I stood by the door and my Omani office mate walked by. She went to graduate school in the US and is now an interesting blend of conservative Islam and Type A American mentality. My stamp became her mission too. We knocked on five doors looking for a particular someone (my guess is the person in the office that I was supposed to meet at that time). No luck. Minutes later, my officemate found someone who would talk to me about my plight, and I found myself sitting with the Assistant Dean of the entire College explaining my situation for at least the tenth time. When I told him all I wanted an official College stamp so I could have a PO Box, he told me my issue was an academy, not an academic, matter. I said I understood, and had first tried HR to get my form stamped, but they refused and through an odd game of hot potato, I ended up in his office, with my form somewhere else in the land of bureaucracy. He sighed and shook his head, made a few phone calls, and said,

“Go back to that office tomorrow morning. Inshallah.”


The next morning I went back to the office that had housed the arguing women the day before. The door was unlocked, but no one was around. I sat in the over-air-conditioned room and waited. And hoped.

I didn’t think to check what was behind the door across from me, but a few minutes later a Bangladeshi (they tend to be employed as cleaners and overall helpers here) came in carrying a couple of pots of coffee, knocked once on the mysterious door, and walked right in. There was someone inside sitting behind a very imposing desk. I find it strange, but it seems that all the higher-ups on campus seem to have windowless offices tucked away in the far-away corners of the campus. I guess they don’t want to be easily found; or they don’t want to see what’s going on.

I followed the coffee in. The Important Man looked up and smiled and asked how he could help, after being somewhat surprised that his assistant wasn’t there. I retold my story. He asked where the form was. I sighed. Thankfully, the assistant came back a few minutes later with my form and several others, all awaiting his signature. We found mine and he started to read. I became hopeful.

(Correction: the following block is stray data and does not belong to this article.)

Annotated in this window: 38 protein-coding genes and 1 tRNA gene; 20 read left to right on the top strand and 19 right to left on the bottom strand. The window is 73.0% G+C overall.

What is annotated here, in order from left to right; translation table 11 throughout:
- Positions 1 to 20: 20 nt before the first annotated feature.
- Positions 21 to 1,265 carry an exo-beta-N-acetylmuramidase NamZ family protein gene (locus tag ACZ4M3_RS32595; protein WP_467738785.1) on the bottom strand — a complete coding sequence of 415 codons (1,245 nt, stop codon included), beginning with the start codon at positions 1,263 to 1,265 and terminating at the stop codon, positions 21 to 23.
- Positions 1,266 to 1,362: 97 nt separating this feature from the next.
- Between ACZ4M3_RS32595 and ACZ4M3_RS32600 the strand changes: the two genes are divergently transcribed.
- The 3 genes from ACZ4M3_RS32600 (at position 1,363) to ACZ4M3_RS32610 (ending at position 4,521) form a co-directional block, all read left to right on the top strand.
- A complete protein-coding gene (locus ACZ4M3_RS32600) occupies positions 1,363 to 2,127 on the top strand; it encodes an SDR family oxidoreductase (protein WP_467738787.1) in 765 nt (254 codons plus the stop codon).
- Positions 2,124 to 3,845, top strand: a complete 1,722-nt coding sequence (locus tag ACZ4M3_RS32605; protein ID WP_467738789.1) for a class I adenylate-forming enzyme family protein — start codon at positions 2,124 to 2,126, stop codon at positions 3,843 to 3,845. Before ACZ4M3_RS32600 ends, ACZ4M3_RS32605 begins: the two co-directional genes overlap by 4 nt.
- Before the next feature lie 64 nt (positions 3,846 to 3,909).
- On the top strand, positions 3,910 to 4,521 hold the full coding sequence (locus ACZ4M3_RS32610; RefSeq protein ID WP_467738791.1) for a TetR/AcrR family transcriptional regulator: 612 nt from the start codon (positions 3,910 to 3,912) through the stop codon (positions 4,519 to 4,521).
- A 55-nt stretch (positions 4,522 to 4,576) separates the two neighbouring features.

“Why do you want a post office box? You will be leaving after a semester anyway.”

I was dumbfounded, angered, and depressed by his words; I had no idea how to respond. I told him that I was happy in Oman, and that the college was a fine one, and that my husband and I planned on staying here. He replied “Well, maybe you will stay a year, but that is no reason to have a box.” My heart sank a little more while my frustration grew. Again, I reasoned with him that we wanted to receive mail from our families, and that we liked it here. Meanwhile, I was simply thinking of ways to either steal a damn stamp and/or throttle this guy.

True to Omani form, he made some phone calls – about four. The final one was to the post office itself, for reasons that are unclear to me. Finally, he hung up, looked at me, and said, “I will not sign this form, but I will stamp it.” On cue, his assistant came in from the other room with the coveted stamp and the form was complete.


This art is on one of my classroom walls. I didn’t quite feel disgusted during this process, but damn close.

Immediately, Dave and I went to the post office to claim our prize. I have no idea why we thought this part was going to be smooth sailing. We walked into a completely empty office, except for two older bearded men behind the glass—not a customer in sight. We handed them the form. They stared at it as if they had never seen such a strange piece of paper, even though they had handed it to us the week before in order to get it authorized. Translations were difficult, but it sounded like they were saying all the boxes were being used; perhaps in one month/one year there would be one available for us. Dave took the news well and said OK; I stood slightly behind him in shock. Then the more competent of the two told us we could pay for it – 3 Rials for the rest of the year, 10 Rials for 2015 and another 5 for a lock – “18 Rials total, is ok?” Dave got out his wallet and, after the minion slowly, by hand, filled out another form in quadruplicate and had his boss check it over (and had something corrected), we were handed a key to box 241 (but not before each individual page of said form was stamped). I just looked on, confused as ever. It took over half an hour for all of this to happen.

For more reasons unknown, I was not allowed to have my name associated with the box. Just one name, they said. Whatever. We now have a post office box after going through what was a rather typical process here in Oman.